Advances in deep learning for human activity recognition have been relatively limited due to the lack of large labelled datasets. In this study, we leverage self-supervised learning techniques on the UK-Biobank activity tracker dataset--the largest of its kind to date--containing more than 700,000 person-days of unlabelled wearable sensor data. Our resulting activity recognition model consistently outperformed strong baselines across seven benchmark datasets, with an F1 relative improvement of 2.5%-100% (median 18.4%), the largest improvements occurring in the smaller datasets. In contrast to previous studies, our results generalise across external datasets, devices, and environments. Our open-source model will help researchers and developers to build customisable and generalisable activity classifiers with high performance.


We developed a foundation model for human activity recognition (HAR) using self-supervision. The pre-trained model is available to build high-performance human activity classifiers using accelerometer data.

harnet10 takes data that is 10-second long windows with 30hz of frequency. harnet30 for 30-second long windows will be avaliable at a later date.

We used self-supervision to train a ResNet16 V2 with 1D convolution. We inverted (arrow of the time), permuted, and time-warped the accelerometer data.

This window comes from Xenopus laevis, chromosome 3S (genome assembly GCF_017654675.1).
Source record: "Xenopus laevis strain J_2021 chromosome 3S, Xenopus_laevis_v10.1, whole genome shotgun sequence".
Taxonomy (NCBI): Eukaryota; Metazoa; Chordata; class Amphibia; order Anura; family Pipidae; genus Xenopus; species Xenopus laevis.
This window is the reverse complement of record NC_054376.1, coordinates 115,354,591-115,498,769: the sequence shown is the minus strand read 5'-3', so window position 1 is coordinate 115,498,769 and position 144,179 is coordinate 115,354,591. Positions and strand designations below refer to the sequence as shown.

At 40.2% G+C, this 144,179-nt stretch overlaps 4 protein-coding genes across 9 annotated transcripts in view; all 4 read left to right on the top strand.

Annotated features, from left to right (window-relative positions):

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Using the pre-trained model

import torch
import numpy as np

repo = 'OxWearables/ssl-wearables'
harnet10 = torch.hub.load(repo, 'harnet10', class_num=5, pretrained=True)

x = np.random.rand(1, 3, 300)
x = torch.FloatTensor(x)


The pre-trained model can consistenly improve activity classification performance

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Self-supervised pre-training out-performs supervised pre-training

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Pre-trained models achieves high performance even with limited labelled datasets

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The learnt features can discriminate activity intensities and frequencies without fine-tuning

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      title={Self-supervised Learning for Human Activity Recognition Using 700,000 Person-days of Wearable Data}, 
      author={Hang Yuan and Shing Chan and Andrew P. Creagh and Catherine Tong and David A. Clifton and Aiden Doherty},


We would like to thank all the helpful discussions and feedback we recevied from Aidan Acquah, Gert Mertes, Henrique Aguiar, Andres Tamm, and Korsuk Sirinukunwattana. This research has been conducted using the UK Biobank Resource under Application Number 59070. This work is supported by: Novo Nordisk (HY, AD); the Wellcome Trust [223100/Z/21/Z] (AD); GlaxoSmithKline (AC, DC); the British Heart Foundation Centre of Research Excellence [RE/18/3/34214] (AD); the National Institute for Health Research (NIHR) Oxford Biomedical Research Centre (AD, DC); and Health Data Research UK, an initiative funded by UK Research and Innovation, Department of Health and Social Care (England) and the devolved administrations, and leading medical research charities. It is also supported by the UK’s Engineering and Physical Sciences Research Council (EPSRC) with grants EP/S001530/1 (the MOA project) and EP/R018677/1 (the OPERA project); and the European Research Council (ERC) via the REDIAL project (Grant Agreement ID: 805194), and industrial funding from Samsung AI. We would also like to thank Alex Rowlands and Mike Catt, who kindly shared their activity dataset with us. Their project was funded by a grant from Unilever Discover to the School of Sports and Health Sciences, University of Exeter.